A shift from objectivity to participation will also most assuredly affect the role of the scientist As it becomes increasingly apparent that it is the experience of observing that is important, and not just the act of observation, it is logical to assume that scientists in turn will see themselves less and less as observers and more and more as experiences.


As Harman states,

“A willingness to be transformed is an essential characteristic of the participatory scientist.”37

Again, there is evidence that a few such transformations are already taking place.


For instance, instead of just observing what happened to the Conibo after they consumed the soul-vine ayakuasca, Harner imbibed the hallucinogen himself. It is obvious that not all anthropologists would be willing to take such a risk, but it is also clear that by becoming a participant instead of just an observer, he was able to learn much more than he ever could have by just sitting on the sidelines and taking notes.

Harner’s success suggests that instead of just interviewing NDEers (near death experience), OBEers (out of the body experience), and other journeyers into the subtler realms, participatory scientists of the future may devise methods of traveling there themselves. Already lucid-dream researchers are exploring and reporting back on their own lucid-dream experiences. Others may develop different and even more novel techniques for exploring the inner dimensions.


For instance, although not a scientist in the strictest definition of the term, Monroe has developed recordings of special rhythmic sounds that he feels facilitate out-of-body experiences. He has also founded a research center called the Monroe Institute of Applied Sciences in the Blue Ridge Mountains and claims to have trained hundreds of individuals to make the same out-of-body journeys he has made.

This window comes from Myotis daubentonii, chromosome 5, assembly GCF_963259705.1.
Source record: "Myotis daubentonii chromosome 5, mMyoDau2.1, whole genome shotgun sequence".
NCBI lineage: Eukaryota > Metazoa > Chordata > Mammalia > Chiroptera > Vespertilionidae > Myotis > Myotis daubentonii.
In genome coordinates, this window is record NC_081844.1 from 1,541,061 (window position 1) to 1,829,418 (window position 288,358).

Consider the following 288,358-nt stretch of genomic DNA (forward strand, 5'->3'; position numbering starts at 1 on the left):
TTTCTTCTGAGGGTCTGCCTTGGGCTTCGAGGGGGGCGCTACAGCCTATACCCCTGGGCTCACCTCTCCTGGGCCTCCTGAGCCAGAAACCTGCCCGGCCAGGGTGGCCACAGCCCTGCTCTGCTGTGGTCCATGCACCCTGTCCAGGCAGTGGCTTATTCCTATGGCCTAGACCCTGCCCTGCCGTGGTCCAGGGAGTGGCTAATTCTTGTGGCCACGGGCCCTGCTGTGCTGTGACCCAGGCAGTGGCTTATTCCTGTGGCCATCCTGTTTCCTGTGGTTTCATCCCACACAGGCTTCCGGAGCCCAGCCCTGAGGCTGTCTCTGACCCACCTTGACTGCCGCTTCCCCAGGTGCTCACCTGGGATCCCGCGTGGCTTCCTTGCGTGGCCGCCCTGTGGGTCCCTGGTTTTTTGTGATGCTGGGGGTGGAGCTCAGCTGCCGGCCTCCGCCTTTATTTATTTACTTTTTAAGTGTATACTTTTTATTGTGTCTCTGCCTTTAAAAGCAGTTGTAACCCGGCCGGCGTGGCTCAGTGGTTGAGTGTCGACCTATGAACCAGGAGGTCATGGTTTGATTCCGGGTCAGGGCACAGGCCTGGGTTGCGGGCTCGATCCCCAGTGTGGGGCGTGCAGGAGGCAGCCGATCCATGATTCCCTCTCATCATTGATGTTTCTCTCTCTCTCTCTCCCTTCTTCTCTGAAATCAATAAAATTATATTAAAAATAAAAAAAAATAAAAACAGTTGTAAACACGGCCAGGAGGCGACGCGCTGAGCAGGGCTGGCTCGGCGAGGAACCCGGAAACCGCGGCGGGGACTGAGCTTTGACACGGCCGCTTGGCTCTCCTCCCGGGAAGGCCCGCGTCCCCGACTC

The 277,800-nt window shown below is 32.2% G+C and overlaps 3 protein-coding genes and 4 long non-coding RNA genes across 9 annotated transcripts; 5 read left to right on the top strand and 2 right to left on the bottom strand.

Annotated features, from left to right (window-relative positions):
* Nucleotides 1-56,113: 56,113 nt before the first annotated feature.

Are such developments harbingers of the future, fore-shadowings of a time when not only astronauts but “psychonauts” become the heroes we watch on the evening news?


An Evolutionary Thrust toward Higher Consciousness

Science may not be the only force that offers us passage to the land of non-where. In his book Heading toward Omega Ring points out that there is compelling evidence that NDEs are on the increase.


As we have seen, in tribal cultures individuals who have NDEs are often so transformed that they become shamans.


Modern NDEers become spiritually transformed as well, mutating from their pre-NDE personalities into more loving, compassionate, and even more psychic individuals. From this Ring concludes that perhaps what we are witnessing is “the shamanizing of modern humanity"38


But if this is so, why are NDEs increasing? Ring believes that the answer is as simple as it is profound; what we are witnessing is “an evolutionary thrust toward higher consciousness for all humanity. “

And NDEs may not be the only transformative phenomenon bubbling up from the collective human psyche. Grosso believes that the increase in Marian visions during the last century has evolutionary implications as well. Similarly, numerous researchers, including Raschke and Vallee, feel that the explosion of UFO sightings in the last several decades has evolutionary significance.


Several investigators, including Ring, have pointed out that UFO encounters actually resemble shamanic initiations and may be further evidence of the shamanizing of modern humanity, Strieber agrees.